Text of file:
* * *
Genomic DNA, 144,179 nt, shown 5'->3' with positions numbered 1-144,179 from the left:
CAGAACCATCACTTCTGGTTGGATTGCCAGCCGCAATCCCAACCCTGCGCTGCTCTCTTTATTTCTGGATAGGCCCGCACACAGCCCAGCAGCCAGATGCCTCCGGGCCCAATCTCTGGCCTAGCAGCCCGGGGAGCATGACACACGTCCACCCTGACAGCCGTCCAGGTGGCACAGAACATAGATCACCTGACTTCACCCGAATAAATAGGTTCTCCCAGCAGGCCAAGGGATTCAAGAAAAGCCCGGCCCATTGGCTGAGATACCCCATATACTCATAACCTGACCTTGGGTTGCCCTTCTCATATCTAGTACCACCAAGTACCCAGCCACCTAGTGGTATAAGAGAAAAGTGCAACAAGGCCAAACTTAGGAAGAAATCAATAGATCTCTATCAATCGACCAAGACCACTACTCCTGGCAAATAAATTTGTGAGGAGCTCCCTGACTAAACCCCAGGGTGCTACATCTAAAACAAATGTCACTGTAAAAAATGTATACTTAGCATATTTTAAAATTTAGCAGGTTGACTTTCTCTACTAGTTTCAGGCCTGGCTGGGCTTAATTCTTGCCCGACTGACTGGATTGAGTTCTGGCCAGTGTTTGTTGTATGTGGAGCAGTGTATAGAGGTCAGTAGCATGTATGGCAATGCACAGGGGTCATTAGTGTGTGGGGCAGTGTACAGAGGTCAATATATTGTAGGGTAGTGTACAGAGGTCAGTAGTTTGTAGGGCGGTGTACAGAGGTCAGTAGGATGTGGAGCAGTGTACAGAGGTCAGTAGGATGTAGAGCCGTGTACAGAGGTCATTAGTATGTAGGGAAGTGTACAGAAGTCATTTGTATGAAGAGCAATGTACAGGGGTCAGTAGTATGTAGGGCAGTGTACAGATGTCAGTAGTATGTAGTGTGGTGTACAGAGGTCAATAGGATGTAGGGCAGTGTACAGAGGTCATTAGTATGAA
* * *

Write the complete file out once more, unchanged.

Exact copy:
Genomic DNA, 144,179 nt, shown 5'->3' with positions numbered 1-144,179 from the left:
CAGAACCATCACTTCTGGTTGGATTGCCAGCCGCAATCCCAACCCTGCGCTGCTCTCTTTATTTCTGGATAGGCCCGCACACAGCCCAGCAGCCAGATGCCTCCGGGCCCAATCTCTGGCCTAGCAGCCCGGGGAGCATGACACACGTCCACCCTGACAGCCGTCCAGGTGGCACAGAACATAGATCACCTGACTTCACCCGAATAAATAGGTTCTCCCAGCAGGCCAAGGGATTCAAGAAAAGCCCGGCCCATTGGCTGAGATACCCCATATACTCATAACCTGACCTTGGGTTGCCCTTCTCATATCTAGTACCACCAAGTACCCAGCCACCTAGTGGTATAAGAGAAAAGTGCAACAAGGCCAAACTTAGGAAGAAATCAATAGATCTCTATCAATCGACCAAGACCACTACTCCTGGCAAATAAATTTGTGAGGAGCTCCCTGACTAAACCCCAGGGTGCTACATCTAAAACAAATGTCACTGTAAAAAATGTATACTTAGCATATTTTAAAATTTAGCAGGTTGACTTTCTCTACTAGTTTCAGGCCTGGCTGGGCTTAATTCTTGCCCGACTGACTGGATTGAGTTCTGGCCAGTGTTTGTTGTATGTGGAGCAGTGTATAGAGGTCAGTAGCATGTATGGCAATGCACAGGGGTCATTAGTGTGTGGGGCAGTGTACAGAGGTCAATATATTGTAGGGTAGTGTACAGAGGTCAGTAGTTTGTAGGGCGGTGTACAGAGGTCAGTAGGATGTGGAGCAGTGTACAGAGGTCAGTAGGATGTAGAGCCGTGTACAGAGGTCATTAGTATGTAGGGAAGTGTACAGAAGTCATTTGTATGAAGAGCAATGTACAGGGGTCAGTAGTATGTAGGGCAGTGTACAGATGTCAGTAGTATGTAGTGTGGTGTACAGAGGTCAATAGGATGTAGGGCAGTGTACAGAGGTCATTAGTATGAA